Muirfield and Lahinch," I answered without hesitation.
"What?!" came the charge from another who didn't even ask the original question. "You've always said Lahinch and Ballybunion Old were your two favorite golf courses in the world!"
"Correct," I answered my accuser in the pursuit of my defense. "But your presumption lacks context. I wasn't asked 'what were my two favorite courses in the world?' I was asked what are the two best courses in the world that I have played."
Thus, an afternoon of blissful debate ensued as we played our regular four-ball.
"Best" vs. your "favorite"
Funny, isn't it, when you consider the difference between the question of which courses you have played that you would name as the "best" versus your "favorite," and the considerations that would go into each?
To me, the "best" designation should be applied with extreme prejudice, as little emotion as possible and with an engineer's precision. The "best" is not supposed to be draped with sentiment, nor influenced by the history it has hosted (but isn't it interesting that the courses on the "best" lists are almost always the ones that have seen significant history played out upon them?). Take for example, Muirfield, host of the 2013 Open Championship won by Phil Mickelson.
This Harry Colt-designed masterpiece fits all of the criteria as the best: Its routing allows the ever-present winds to impact you in a variety of ways from one hole to the next (this is in contrast to the Old Course at St. Andrews -- one of my "favorite" courses -- where the predominant wind blows from your right going out and from your left coming home). In typical links fashion, a strategy of how to play the course is not mandated. Rather, creativity is likely your most important asset, however, you will be asked to use every club in your bag. The aspect that impresses me the most about Muirfield is that it can challenge, even confound, the greatest golfers in the world, yet it is as fair a test of golf (which does not translate into being easy) as any that I have seen.
Your "favorite" course might be a muni
"Favorite" is something different all together. If it is your "favorite," then a course can fit any condition or definition. Your "favorite" course might be a muni that you grew up playing, like the Donald Ross-designed Triggs Memorial Golf Course in Providence, R.I. Because it's a municipal course, it is the consummate blue-collar golfing experience: hard as a rock, grass that is thin where it should be thick and thick where it should be thin, and with a long line of eager lunch-bucket 9-to-5'ers waiting to tear it up. While you could fall in love with Triggs because it is a Donald Ross course with a distinguished history, I love Triggs because of my own history of playing there back when I was in school and just discovering the game.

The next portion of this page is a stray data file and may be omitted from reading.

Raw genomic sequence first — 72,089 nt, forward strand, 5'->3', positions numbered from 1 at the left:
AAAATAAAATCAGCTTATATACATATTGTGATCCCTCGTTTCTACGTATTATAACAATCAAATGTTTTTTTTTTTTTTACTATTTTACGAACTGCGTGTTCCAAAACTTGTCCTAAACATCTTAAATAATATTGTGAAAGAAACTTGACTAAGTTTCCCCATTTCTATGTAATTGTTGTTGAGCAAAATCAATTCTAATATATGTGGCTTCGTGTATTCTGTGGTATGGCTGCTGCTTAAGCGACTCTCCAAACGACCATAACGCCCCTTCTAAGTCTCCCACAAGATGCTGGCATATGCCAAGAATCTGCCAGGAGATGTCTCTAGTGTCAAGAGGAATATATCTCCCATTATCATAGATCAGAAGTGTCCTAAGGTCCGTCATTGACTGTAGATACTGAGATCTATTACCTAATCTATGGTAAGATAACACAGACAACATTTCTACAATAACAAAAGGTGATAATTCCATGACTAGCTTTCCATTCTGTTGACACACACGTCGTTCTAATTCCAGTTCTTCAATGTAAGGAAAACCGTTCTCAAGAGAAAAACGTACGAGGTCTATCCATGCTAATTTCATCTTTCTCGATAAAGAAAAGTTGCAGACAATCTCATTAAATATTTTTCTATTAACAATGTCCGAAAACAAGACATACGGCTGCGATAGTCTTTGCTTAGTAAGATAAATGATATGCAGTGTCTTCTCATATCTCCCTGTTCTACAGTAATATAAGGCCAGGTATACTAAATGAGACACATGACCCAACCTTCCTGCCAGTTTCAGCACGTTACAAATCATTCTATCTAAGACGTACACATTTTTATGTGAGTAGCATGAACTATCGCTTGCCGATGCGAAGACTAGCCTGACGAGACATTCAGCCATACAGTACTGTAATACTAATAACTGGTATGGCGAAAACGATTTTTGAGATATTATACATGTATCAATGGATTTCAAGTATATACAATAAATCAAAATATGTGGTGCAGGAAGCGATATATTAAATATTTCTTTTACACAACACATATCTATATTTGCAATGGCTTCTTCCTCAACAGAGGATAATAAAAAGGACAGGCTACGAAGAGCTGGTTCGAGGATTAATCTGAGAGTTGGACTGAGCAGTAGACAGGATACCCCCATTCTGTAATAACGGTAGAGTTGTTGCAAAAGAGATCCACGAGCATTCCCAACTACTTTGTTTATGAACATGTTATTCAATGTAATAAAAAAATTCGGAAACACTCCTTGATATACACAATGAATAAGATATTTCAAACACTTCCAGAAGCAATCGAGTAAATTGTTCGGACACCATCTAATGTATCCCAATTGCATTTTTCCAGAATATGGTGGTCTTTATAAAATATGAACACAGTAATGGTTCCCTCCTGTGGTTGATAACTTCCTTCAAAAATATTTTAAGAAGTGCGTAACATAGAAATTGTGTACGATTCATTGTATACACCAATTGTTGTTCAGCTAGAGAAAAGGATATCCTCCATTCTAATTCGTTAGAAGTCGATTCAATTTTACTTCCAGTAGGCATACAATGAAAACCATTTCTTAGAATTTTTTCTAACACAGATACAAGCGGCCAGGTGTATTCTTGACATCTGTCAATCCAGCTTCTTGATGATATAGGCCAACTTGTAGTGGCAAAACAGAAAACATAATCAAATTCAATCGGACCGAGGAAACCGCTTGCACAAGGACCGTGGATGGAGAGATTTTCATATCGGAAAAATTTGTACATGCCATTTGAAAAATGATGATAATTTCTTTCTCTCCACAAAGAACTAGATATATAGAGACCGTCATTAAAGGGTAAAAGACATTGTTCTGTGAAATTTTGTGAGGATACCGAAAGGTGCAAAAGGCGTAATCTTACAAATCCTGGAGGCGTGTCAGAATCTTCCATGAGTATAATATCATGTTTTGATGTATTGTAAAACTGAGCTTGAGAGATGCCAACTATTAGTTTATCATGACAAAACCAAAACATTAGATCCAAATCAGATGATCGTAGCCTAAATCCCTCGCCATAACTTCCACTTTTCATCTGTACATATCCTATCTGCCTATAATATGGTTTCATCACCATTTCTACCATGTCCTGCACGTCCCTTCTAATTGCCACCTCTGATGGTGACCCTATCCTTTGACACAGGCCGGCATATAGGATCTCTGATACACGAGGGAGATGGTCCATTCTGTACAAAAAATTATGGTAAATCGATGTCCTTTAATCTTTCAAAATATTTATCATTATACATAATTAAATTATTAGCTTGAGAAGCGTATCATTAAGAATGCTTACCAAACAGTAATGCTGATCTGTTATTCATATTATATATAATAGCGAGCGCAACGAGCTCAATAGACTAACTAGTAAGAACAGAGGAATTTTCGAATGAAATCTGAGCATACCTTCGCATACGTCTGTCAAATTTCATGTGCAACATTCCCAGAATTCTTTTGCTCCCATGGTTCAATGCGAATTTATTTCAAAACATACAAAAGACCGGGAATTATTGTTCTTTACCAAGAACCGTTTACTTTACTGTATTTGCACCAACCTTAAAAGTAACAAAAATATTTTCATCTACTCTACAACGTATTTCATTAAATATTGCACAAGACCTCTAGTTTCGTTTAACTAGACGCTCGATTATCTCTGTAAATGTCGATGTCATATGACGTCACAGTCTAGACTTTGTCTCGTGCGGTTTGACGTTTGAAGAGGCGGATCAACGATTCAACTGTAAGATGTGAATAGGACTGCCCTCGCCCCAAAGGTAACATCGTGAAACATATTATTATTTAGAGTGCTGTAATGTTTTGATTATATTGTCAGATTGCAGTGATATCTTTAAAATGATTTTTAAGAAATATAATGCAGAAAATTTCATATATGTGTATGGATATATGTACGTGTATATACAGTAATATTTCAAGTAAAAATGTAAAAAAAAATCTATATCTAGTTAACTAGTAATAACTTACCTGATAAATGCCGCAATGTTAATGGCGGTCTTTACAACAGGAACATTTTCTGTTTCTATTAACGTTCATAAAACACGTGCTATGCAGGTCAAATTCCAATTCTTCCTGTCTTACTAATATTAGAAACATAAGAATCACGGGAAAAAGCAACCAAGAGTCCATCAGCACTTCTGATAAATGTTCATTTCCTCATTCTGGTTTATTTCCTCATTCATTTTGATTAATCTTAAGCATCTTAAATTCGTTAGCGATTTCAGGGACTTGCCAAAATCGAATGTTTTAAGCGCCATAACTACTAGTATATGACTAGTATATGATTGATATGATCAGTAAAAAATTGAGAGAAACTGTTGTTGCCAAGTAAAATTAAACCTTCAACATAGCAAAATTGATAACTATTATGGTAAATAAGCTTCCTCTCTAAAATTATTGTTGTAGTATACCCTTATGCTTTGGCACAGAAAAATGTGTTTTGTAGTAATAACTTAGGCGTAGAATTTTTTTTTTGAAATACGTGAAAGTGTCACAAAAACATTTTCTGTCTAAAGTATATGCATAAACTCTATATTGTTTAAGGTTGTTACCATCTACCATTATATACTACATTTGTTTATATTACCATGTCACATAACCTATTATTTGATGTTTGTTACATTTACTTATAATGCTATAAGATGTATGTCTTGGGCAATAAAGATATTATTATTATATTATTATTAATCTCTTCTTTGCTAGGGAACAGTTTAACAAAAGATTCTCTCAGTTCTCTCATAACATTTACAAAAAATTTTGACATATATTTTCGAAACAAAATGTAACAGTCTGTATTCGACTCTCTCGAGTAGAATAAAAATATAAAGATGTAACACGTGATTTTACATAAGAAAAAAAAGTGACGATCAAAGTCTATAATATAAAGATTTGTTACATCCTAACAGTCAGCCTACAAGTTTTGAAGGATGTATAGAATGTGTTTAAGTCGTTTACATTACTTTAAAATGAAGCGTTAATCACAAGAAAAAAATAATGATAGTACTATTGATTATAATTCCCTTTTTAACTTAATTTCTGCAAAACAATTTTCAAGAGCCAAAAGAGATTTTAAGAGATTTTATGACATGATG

Lahinch: Where "best" and "favorite" meet
You may have noticed that the Old Course at Lahinch was on both my "best" and "favorite" course lists. How many courses would make both lists for you? Lahinch is one of my favorites because everything about it is unique. The course sits in the middle of the town and the culture of the town of Lahinch, Ireland is built around this gem of a course first designed by Old Tom Morris, redesigned by Dr. Alister MacKenzie with more recent modifications by Martin Hawtree. Lahinch is a tough-but-fair test of golf. To score well at Lahinch you need a steely nerve and to be striking the ball well, for the strong ocean breezes will expose a less than squarely struck shot. The ocean, cliffs, castle ruins and general moonscape of this links course are so beautiful so as to be stunningly distracting. Lahinch is a place that awakens the soul, which is why it is atop my "favorites" list, but it is also a consummate test of golf on a course in perfect harmony with the land, which is why it is on my "best" list as well.
I love diving into discussions such as this with my friends because the spectrum of answers are so broad, fueled by vast array of emotions and experience. About the only guideline we adhere to is the "that you have played" rule. Without this caveat, the discussions become one of what are your "best" or "favorite" bucket-list courses that you want to play.
Hmmm, come to think of it, that sounds like a pretty fun conversation as well.
What's your favorite golf course that no one has ever heard of? Tell us in the comments below!